Zinovy Borisovich’s unexpected return and mockery of Katerina incite the lovers to murder. They kill Zinovy Borisovich and hide the corpse in the cellar.
Scene 6. Although the path to happiness now seems clear, Katerina’s soul knows no happiness: her conscience troubles her. Even on the day of her marriage to Sergei she stands by the cellar containing the corpse of Zinovy Borisovich…
A covetous Shabby Peasant has long believed the cellar to be full of good wine. After the couple leave for church he breaks open the lock, finds the corpse and hastens off to the police in terror.
Scene 7. The police station. The constable is complaining that “They pay us most unfairly and good bribes are rarely offered.” But he is particularly aggrieved that, contradictory to custom, he has not been invited to the Ismailovs’ house for the wedding. The Shabby Peasant’s tale thus arouses vengeful delight. The policemen rush off to the Ismailovs’.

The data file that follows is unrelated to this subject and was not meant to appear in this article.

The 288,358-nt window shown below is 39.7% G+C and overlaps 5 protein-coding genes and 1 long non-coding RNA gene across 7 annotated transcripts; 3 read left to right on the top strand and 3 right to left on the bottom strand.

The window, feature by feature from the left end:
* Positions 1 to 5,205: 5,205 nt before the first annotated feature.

Scene 8. The wedding feast is in full swing. Drunken guests and the priest praise the newlyweds. Katerina is envious and angry at the guests. Suddenly she sees that the cellar lock has been broken open. Seeing that the murder of Zinovy Borisovich has been discovered she decides to flee with Sergei. But too late – the police are already at the gates. In an attempt to save Sergei, Katerina takes the blame: “I, I alone, am guilty.” Sergei tries to flee with the money but is apprehended. The newlyweds are taken to prison.
Scene 9. A group of convicts headed for Siberia has settled for the night on the banks of a river. Sergei and Katerina are among them. Now Sergei has no reason to pretend he is in love. He accuses Katerina of being the source of all his miseries and that she has brought him to this. In front of everyone he openly flirts with the young convict Sonyetka; together they poke fun at the “rich merchant’s wife”. Sergei seeks Sonyetka’s favour, but she demands a present – Katerina’s warm stockings. Sergei comes to Katerina Lvovna and tricks her into giving him the stockings by feigning sickness. The convicts roar in laughter at the abandoned Katerina.